News Release

Aging mouse sperm affects MicroRNA, increasing the risk of neurodevelopmental disorders

Peer-Reviewed Publication

Tohoku University

Figure 1


Researchers have discovered that the the age of the mice impacts microRNAs.

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Credit: Tohoku University

A recent study has reported that changes in mice sperm microRNAs brought about by aging may affect the growth and development of offspring. The finding adds to the growing literature on the effects of paternal aging on offspring.

Details of the study were published in the journal Scientific Reports on December 7, 2023.

Marriages and childbearing later in life are increasingly becoming the norm. Whilst the impacts of maternal age on offspring, such as a higher risk of miscarriage and Down syndrome, are widely understood, the impacts from the paternal side are less so.

Yet this is changing. Recent epidemiological studies have demonstrated that paternal aging exerts a more substantial influence on the heightened risk of neurodevelopmental disorders such as autism spectrum disorder.

A research team led by Professor Noriko Osumi from the Department of Developmental Neuroscience at the Tohoku University Graduate School of Medicine has previously revealed that epigenetic factors, including histone modifications in spermatogenesis and DNA methylation in mice sperm, undergo changes with age. These alterations might lead to transgenerational effects.

However, the impact of paternal aging on microRNAs (miRNAs), small, non-coding RNA molecules that play a crucial role in regulating gene expression, remains under explored.

To rectify this, the same research team has conducted a comprehensive analysis of age-related variations in microRNAs in mice sperm. They compared microRNAs in sperm from mice aged 3, 12, and 20 months and identified the microRNAs that had changed in quantity.

The researchers discovered significant age-associated differences in the microRNAs. Some changes were in microRNAs responsible for regulating the nervous system and genes related to autism spectrum disorder, and these altered microRNAs included those transferred to fertilized eggs.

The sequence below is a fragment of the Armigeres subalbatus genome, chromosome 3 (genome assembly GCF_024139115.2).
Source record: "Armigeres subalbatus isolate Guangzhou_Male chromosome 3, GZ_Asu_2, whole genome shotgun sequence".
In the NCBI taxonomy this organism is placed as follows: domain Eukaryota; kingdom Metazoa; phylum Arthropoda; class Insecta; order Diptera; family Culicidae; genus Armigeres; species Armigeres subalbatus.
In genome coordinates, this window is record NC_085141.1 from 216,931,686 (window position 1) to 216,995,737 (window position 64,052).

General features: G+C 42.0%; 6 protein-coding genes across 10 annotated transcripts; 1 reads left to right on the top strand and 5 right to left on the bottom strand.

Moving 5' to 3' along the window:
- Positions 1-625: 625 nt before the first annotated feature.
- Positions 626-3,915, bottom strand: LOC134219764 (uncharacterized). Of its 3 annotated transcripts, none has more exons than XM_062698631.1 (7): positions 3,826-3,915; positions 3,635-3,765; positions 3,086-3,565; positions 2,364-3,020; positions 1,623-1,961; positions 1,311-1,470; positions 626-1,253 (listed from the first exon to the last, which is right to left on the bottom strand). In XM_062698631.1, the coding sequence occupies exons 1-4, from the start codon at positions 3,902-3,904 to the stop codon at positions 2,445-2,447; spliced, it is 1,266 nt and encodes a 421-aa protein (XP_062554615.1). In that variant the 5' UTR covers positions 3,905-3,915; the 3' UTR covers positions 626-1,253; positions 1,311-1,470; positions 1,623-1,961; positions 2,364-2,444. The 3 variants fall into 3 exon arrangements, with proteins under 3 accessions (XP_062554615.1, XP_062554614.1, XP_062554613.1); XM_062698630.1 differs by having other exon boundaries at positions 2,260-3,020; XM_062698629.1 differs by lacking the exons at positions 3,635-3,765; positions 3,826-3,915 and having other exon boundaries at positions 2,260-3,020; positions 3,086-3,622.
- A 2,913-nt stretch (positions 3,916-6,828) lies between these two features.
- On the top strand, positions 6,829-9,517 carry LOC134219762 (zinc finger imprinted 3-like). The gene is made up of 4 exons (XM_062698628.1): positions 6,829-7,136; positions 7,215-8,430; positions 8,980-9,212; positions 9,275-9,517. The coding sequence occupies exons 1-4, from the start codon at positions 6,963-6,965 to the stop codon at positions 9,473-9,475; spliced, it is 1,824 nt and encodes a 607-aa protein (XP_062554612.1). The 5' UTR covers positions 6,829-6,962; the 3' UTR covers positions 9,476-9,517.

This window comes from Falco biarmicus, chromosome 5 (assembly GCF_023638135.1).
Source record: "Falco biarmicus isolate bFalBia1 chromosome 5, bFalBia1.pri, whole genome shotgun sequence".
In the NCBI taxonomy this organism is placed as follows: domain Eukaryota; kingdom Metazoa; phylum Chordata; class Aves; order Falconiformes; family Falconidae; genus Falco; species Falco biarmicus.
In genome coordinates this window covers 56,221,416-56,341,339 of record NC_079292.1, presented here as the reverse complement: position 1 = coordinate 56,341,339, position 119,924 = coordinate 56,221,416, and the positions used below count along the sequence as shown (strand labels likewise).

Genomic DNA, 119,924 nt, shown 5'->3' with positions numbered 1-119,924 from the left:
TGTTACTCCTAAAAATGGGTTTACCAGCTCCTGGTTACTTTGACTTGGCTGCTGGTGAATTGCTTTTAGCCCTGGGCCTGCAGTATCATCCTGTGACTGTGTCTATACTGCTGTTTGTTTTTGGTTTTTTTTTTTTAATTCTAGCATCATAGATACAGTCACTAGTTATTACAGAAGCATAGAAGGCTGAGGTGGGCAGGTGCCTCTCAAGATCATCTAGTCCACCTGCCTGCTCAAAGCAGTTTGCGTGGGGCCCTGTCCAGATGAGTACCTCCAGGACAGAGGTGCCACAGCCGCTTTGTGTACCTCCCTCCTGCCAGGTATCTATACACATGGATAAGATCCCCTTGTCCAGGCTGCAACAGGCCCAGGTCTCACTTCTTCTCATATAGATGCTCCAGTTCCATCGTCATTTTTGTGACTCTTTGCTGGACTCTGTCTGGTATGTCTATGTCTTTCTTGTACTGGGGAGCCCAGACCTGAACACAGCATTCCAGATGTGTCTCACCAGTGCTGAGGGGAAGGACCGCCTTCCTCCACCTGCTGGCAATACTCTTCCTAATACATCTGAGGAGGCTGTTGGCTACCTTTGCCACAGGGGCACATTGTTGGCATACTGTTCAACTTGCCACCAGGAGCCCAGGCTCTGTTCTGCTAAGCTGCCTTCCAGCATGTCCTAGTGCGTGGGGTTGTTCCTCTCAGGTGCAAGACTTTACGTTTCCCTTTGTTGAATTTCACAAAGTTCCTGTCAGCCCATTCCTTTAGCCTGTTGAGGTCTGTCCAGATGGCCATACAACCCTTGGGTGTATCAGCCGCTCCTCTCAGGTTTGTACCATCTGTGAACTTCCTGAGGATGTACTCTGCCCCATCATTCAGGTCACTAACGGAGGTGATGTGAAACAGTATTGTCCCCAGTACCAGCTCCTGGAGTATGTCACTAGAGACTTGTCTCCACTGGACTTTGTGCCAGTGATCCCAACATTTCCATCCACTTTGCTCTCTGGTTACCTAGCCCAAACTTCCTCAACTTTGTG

"Our study reveals the potential association between alteration in sperm microRNAs caused by paternal aging, underscoring the significance of investigating the impact of sperm microRNAs on offspring, an aspect that has been relatively overlooked in previous research," states Osumi.

The anticipation is that further exploration of epigenetic factors, specifically microRNAs, will not only contribute to unraveling the pathogenic mechanisms underlying neurodevelopmental disorders but will also offer insights into promoting the health and disease prevention of successive generations.

Osumi points out that their study widens the net when it comes to exploring the link between paternal age and potential health complications in children. "While the age-related changes in oocytes are well-documented, the focus has predominantly centered on the fertility of sperm. Recognizing the myriad epigenetic transformations associated with sperm aging, as exemplified by the microRNAs examined in this study, becomes imperative."

The findings also gain relevance in the context of Japan's rapidly declining birthrate, which necessitates incorporating the perspective on sperm-related factors in advancing reproductive medicine.

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